Viewpoint

Public served by careful analysis

November 23, 2012 

In response to The Tribune editorial of Nov. 18: California State Parks is making every effort to be cooperative in addressing the air quality issues at Oceano Dunes and the Nipomo Mesa. Air particulate regulatory matters are highly complex and do not readily lend themselves to judgments made in the absence of sound data. Because we know this is a vital issue to the community, State Parks has been vigorously pursuing answers to a very real public health issue.

State Parks has consistently stood by our commitment to help address air quality concerns. State Parks has followed the requirements of Rule 1001, met all deadlines and is on track to submit necessary permitting documents by the rule’s Nov. 30 deadline. In a show of good faith, State Parks voluntarily contributed $20,000 toward the San Luis Obispo County Air Pollution Control District’s (SLOAPCD’s) Community Monitoring Project and has increased street sweeping to reduce dust from sand tracked out of the state vehicular recreation area.

This has all been done despite our valid, science-based objections to the SLOAPCD regulatory attempts to focus solely on Oceano Dunes State Vehicular Recreation Area. Contrary to assertions that State Parks has been throwing up roadblocks, it is worth noting that more than a year ago State Parks requested but was denied permits to conduct much of the monitoring currently at issue and that would have provided valuable data to speed the process along.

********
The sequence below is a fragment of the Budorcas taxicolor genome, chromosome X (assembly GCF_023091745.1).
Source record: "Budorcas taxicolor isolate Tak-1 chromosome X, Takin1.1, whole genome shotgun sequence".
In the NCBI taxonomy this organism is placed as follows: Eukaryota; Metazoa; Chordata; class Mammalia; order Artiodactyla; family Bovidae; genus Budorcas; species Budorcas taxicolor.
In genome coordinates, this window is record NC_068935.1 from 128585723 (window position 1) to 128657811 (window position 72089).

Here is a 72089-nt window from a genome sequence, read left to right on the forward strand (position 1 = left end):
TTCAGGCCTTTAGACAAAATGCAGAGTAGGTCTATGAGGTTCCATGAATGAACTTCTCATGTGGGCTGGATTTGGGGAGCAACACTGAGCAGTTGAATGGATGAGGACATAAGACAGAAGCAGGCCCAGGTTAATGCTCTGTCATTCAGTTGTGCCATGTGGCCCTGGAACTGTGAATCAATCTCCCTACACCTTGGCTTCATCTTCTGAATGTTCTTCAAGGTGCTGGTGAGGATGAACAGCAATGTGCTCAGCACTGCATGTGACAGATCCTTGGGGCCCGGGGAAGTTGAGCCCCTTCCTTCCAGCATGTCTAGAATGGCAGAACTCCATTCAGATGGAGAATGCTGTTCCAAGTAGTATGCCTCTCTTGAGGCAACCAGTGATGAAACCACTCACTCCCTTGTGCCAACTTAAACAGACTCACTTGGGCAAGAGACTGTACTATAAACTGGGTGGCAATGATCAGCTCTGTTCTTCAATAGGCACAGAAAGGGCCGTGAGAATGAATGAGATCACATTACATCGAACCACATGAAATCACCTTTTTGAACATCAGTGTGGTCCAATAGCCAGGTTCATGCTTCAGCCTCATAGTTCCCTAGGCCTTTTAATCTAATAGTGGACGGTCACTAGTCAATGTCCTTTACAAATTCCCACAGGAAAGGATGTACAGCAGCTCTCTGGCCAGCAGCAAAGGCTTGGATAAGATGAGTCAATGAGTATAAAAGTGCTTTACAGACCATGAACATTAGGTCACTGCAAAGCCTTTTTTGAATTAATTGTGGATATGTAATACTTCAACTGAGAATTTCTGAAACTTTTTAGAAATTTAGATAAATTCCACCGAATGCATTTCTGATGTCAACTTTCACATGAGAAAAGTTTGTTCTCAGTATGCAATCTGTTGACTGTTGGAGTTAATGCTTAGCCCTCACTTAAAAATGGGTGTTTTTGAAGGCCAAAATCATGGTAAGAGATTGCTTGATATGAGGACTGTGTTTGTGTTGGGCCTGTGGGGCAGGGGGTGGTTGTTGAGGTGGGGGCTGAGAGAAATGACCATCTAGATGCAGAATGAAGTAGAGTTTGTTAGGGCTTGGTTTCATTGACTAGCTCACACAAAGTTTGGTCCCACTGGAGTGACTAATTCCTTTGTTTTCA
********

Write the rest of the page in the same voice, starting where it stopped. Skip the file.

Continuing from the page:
Air quality concerns on the Nipomo Mesa are far more complex than otherwise depicted. Our submittals to the SLOAPCD Board include numerous technical documents from experts, including the California Geological Survey.

The continued characterization of our monitoring efforts as simply efforts to disprove the APCD’s conclusions is not productive. All sides should be willing to openly share and review scientifically sound data clarifying where dust control measures can be most effectively implemented.

Significant technical efforts have been undertaken by a team of experts assembled by State Parks. This team includes scientists vetted by the APCD as qualified to conduct pilot project work at Oceano Dunes in 2011 and the state’s geology expert, the California Geological Survey.

The Dust Rule has a timeline that does not factor in the time needed to obtain permits. For example, discussions with the California Coastal Commission make it clear that permitting will optimistically take one year’s time for processing and review. That is the reality of permitting constraints on the fieldwork we must do as part of the Dust Rule.

There is an insistence that State Parks specify the exact type, locations and magnitude of measures for reducing sand movement and potential dust generation before we conduct any testing, and that we install these measures prior to determining their effectiveness. This is akin to constructing a building without a survey or plans.

The public is better served by careful analysis of facts.

Roy Stearns is deputy director for communications, California State Parks.

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